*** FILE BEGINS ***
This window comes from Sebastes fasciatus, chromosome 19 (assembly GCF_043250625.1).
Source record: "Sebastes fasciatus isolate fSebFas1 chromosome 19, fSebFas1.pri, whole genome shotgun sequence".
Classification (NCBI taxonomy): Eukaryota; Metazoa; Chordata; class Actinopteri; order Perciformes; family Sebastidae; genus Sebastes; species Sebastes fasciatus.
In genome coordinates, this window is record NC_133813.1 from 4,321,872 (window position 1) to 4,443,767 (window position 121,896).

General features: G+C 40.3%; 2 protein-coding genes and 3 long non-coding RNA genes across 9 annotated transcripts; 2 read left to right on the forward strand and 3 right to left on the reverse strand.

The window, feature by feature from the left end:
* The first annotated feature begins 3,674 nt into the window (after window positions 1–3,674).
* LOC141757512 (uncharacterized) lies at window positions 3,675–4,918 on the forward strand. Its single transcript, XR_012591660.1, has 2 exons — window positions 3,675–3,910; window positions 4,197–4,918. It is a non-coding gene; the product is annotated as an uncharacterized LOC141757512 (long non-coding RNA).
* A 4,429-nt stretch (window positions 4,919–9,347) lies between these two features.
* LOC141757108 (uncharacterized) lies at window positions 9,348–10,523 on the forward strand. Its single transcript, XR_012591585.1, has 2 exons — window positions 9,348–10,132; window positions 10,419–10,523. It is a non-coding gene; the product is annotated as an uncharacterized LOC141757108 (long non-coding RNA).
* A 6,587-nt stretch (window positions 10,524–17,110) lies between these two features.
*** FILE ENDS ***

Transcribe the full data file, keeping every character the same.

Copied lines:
This window comes from Sebastes fasciatus, chromosome 19 (assembly GCF_043250625.1).
Source record: "Sebastes fasciatus isolate fSebFas1 chromosome 19, fSebFas1.pri, whole genome shotgun sequence".
Classification (NCBI taxonomy): Eukaryota; Metazoa; Chordata; class Actinopteri; order Perciformes; family Sebastidae; genus Sebastes; species Sebastes fasciatus.
In genome coordinates, this window is record NC_133813.1 from 4,321,872 (window position 1) to 4,443,767 (window position 121,896).

General features: G+C 40.3%; 2 protein-coding genes and 3 long non-coding RNA genes across 9 annotated transcripts; 2 read left to right on the forward strand and 3 right to left on the reverse strand.

The window, feature by feature from the left end:
* The first annotated feature begins 3,674 nt into the window (after window positions 1–3,674).
* LOC141757512 (uncharacterized) lies at window positions 3,675–4,918 on the forward strand. Its single transcript, XR_012591660.1, has 2 exons — window positions 3,675–3,910; window positions 4,197–4,918. It is a non-coding gene; the product is annotated as an uncharacterized LOC141757512 (long non-coding RNA).
* A 4,429-nt stretch (window positions 4,919–9,347) lies between these two features.
* LOC141757108 (uncharacterized) lies at window positions 9,348–10,523 on the forward strand. Its single transcript, XR_012591585.1, has 2 exons — window positions 9,348–10,132; window positions 10,419–10,523. It is a non-coding gene; the product is annotated as an uncharacterized LOC141757108 (long non-coding RNA).
* A 6,587-nt stretch (window positions 10,524–17,110) lies between these two features.